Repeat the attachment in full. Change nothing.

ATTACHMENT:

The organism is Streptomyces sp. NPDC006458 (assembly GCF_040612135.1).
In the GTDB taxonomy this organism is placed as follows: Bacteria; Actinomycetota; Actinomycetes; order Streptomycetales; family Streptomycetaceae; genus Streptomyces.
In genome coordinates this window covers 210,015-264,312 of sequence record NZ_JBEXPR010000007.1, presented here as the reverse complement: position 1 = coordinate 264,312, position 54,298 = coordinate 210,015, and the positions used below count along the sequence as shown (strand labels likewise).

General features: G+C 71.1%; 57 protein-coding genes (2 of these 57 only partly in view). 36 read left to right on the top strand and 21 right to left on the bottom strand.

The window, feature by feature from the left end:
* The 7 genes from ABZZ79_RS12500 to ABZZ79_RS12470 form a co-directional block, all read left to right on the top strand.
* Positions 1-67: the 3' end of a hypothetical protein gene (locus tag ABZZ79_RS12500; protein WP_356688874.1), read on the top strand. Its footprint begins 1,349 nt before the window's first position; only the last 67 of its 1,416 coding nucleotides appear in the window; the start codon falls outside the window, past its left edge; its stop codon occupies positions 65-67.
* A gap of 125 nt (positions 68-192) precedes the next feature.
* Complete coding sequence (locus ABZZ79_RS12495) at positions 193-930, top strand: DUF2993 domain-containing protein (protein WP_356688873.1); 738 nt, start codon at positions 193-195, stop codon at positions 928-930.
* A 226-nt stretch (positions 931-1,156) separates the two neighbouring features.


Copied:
The organism is Streptomyces sp. NPDC006458 (assembly GCF_040612135.1).
In the GTDB taxonomy this organism is placed as follows: Bacteria; Actinomycetota; Actinomycetes; order Streptomycetales; family Streptomycetaceae; genus Streptomyces.
In genome coordinates this window covers 210,015-264,312 of sequence record NZ_JBEXPR010000007.1, presented here as the reverse complement: position 1 = coordinate 264,312, position 54,298 = coordinate 210,015, and the positions used below count along the sequence as shown (strand labels likewise).

General features: G+C 71.1%; 57 protein-coding genes (2 of these 57 only partly in view). 36 read left to right on the top strand and 21 right to left on the bottom strand.

The window, feature by feature from the left end:
* The 7 genes from ABZZ79_RS12500 to ABZZ79_RS12470 form a co-directional block, all read left to right on the top strand.
* Positions 1-67: the 3' end of a hypothetical protein gene (locus tag ABZZ79_RS12500; protein WP_356688874.1), read on the top strand. Its footprint begins 1,349 nt before the window's first position; only the last 67 of its 1,416 coding nucleotides appear in the window; the start codon falls outside the window, past its left edge; its stop codon occupies positions 65-67.
* A gap of 125 nt (positions 68-192) precedes the next feature.
* Complete coding sequence (locus ABZZ79_RS12495) at positions 193-930, top strand: DUF2993 domain-containing protein (protein WP_356688873.1); 738 nt, start codon at positions 193-195, stop codon at positions 928-930.
* A 226-nt stretch (positions 931-1,156) separates the two neighbouring features.